Wednesday, April 29, 2009

“Look! There’s One of the Leukemia Society People!”

I had a brief magical moment in Nashville last Thursday, the kind of instant that makes you want to smile and cry all at the same time. I cannot get this out of my mind, and decided to share it with the world – at least the small portion of the world who reads my Racing for a Cure Blog from time to time.

I decided to take a walk that afternoon from the hotel to the Cumberland River, get a bit more of the lay of the land in downtown Nashville. I was wearing a Team in Training shirt. As I rounded the corner by the convention center, two young women and two young girls passed me walking the other way. The girls were about six to eight, I would guess. I barely noticed any of them, given that I didn’t see them until I rounded the corner, and as quick as I walk we passed each other in less than 2 seconds. But then I heard one of the women speak to one of the girls: “Look! There’s one of the Leukemia Society people!”. I turned my head – they were now about 25 feet behind me – and looked at them. She was talking to one of the little girls, who happened to be bald with just a hint of hair growing back. And in an instant it hit me – “My God! This young girl has leukemia!” I smiled at her and waved, and she gave me a shy, sweet smile back. Then we went on our separate ways.

For a second I thought that I would go back and chat with them, tell them that I am a survivor and that she will be, too. I felt like I might be intruding, and decided to keep on going. But as I walked along, choking back tears for a short time, I thought of her. I thought about her as I sat by the Cumberland River a little later. I thought of her during the Inspiration Dinner the next night, and again during the race the day after that. And of course since then, which is why I am writing this now. I know I will wonder about her for a long time. Will she ultimately survive? Will she graduate from high school and college? Fall in love? Get married? Have her own children and maybe grandchildren someday? Maybe do a marathon herself with Team in Training for LLS? Discover a cure for cancer someday or invent something that helps the world?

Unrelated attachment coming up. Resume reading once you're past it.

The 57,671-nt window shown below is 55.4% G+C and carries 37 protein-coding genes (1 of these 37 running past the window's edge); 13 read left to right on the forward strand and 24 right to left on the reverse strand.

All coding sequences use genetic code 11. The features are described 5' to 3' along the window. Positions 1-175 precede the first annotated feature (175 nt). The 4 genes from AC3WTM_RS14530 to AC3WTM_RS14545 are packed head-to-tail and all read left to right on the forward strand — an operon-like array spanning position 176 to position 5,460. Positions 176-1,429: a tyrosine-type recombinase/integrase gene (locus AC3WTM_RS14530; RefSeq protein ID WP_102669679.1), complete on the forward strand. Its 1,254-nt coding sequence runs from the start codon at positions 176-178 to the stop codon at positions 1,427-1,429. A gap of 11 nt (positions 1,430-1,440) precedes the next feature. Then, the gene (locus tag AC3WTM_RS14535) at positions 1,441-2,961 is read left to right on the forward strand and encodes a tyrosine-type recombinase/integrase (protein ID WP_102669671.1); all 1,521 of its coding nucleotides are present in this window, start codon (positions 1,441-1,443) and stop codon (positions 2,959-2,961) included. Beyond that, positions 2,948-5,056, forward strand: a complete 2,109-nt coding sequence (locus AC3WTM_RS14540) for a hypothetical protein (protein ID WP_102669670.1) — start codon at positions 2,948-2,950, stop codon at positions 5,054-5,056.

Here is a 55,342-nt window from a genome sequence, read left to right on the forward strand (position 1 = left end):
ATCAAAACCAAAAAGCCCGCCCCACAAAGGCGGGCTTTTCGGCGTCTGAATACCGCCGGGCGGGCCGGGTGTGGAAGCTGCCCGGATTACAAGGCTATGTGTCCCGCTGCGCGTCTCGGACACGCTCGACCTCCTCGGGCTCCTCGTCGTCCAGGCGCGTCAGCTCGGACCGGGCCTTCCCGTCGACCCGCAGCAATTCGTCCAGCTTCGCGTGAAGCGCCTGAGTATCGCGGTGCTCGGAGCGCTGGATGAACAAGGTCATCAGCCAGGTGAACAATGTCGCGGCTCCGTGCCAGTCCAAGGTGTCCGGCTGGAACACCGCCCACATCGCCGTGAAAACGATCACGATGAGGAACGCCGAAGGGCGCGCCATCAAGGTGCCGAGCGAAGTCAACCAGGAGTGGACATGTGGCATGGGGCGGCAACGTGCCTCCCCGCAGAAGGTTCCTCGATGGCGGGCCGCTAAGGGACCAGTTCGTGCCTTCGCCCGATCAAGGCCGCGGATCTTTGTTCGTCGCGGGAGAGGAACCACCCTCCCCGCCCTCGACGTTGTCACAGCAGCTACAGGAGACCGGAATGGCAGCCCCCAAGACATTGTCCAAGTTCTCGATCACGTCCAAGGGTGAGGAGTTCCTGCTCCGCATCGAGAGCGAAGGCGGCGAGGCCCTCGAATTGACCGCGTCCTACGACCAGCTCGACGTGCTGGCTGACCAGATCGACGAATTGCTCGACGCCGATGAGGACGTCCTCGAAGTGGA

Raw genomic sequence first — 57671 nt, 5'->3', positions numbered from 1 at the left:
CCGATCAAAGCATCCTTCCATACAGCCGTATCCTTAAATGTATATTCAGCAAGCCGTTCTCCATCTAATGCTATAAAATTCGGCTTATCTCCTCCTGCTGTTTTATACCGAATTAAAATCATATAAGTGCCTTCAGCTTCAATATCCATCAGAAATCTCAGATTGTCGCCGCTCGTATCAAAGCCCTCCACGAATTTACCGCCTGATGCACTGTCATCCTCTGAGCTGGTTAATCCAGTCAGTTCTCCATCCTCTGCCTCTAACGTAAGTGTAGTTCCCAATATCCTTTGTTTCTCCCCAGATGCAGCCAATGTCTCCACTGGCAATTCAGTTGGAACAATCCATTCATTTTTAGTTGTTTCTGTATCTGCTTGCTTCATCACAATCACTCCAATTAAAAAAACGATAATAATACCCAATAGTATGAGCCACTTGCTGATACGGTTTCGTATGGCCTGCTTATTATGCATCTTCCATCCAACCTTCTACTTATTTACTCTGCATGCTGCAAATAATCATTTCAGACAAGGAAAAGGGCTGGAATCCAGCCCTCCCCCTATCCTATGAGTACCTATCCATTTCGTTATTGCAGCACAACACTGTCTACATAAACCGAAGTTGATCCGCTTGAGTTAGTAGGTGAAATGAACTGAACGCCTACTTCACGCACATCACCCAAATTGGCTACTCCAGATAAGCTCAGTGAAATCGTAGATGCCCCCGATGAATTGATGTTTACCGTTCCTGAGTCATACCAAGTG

And I thought “This is why I do this.” Why I get up at 4AM and 4:30AM to run and walk miles alone in the dark before work. Why I give up Saturday mornings when sleeping in and then relaxing with a cup of tea might sometimes be easier. Why I train so long at times that I have to soak in a tub of ice water from the waist down. Why I am willing to run and walk 13.1 miles two days later in the heat, and 26.2 miles three times before. Why blisters and blackened and lost toenails are tolerable. Why I am willing to ask people, many whom I barely know, for donations over and over and over, until now and then one of them will email back and say “Take me off your mailing list.” And it is why my teammates, thousands of them at any given time around North America, 650 of us in Nashville that weekend alone, do all of these things, too.

It is so this young girl, and others like her, can have a future. Seven years ago, I received the gift of life when I survived a form of blood cancer that was treatable only because of much medical research and clinical trials. So to do what I can to help others have this same chance now and in the future feels like the least I can do.

Whoever you are, young Nashville girl with leukemia, I hope you survive. I hope you have a long, productive, healthy and happy life! And I am glad that our lives crossed for a brief, bittersweet instant last Thursday.

4 comments:

Malia King said...

Thanks for sharing! I start my first training this Sat. for the RnR half in Va Beach. My motivation so far has been my dad who has been fighting CNS lymphoma for 3 years but I also know that there are so many children and others out there who's stories and needs are even greater than his.

Racn4acure said...

Hi Malia - thanks for your comment. I hope that your dad wins his fight. Thanks for doing TNT, and good luck with the VA Beach half. It is a great race. Art

TNTcoach Ken said...

Art, you had me at 'little girl'. Waking up on those Saturday mornings isn't all that bad. Thanks for all you do.

Racn4acure said...

Coach Ken, she touched my heart, man.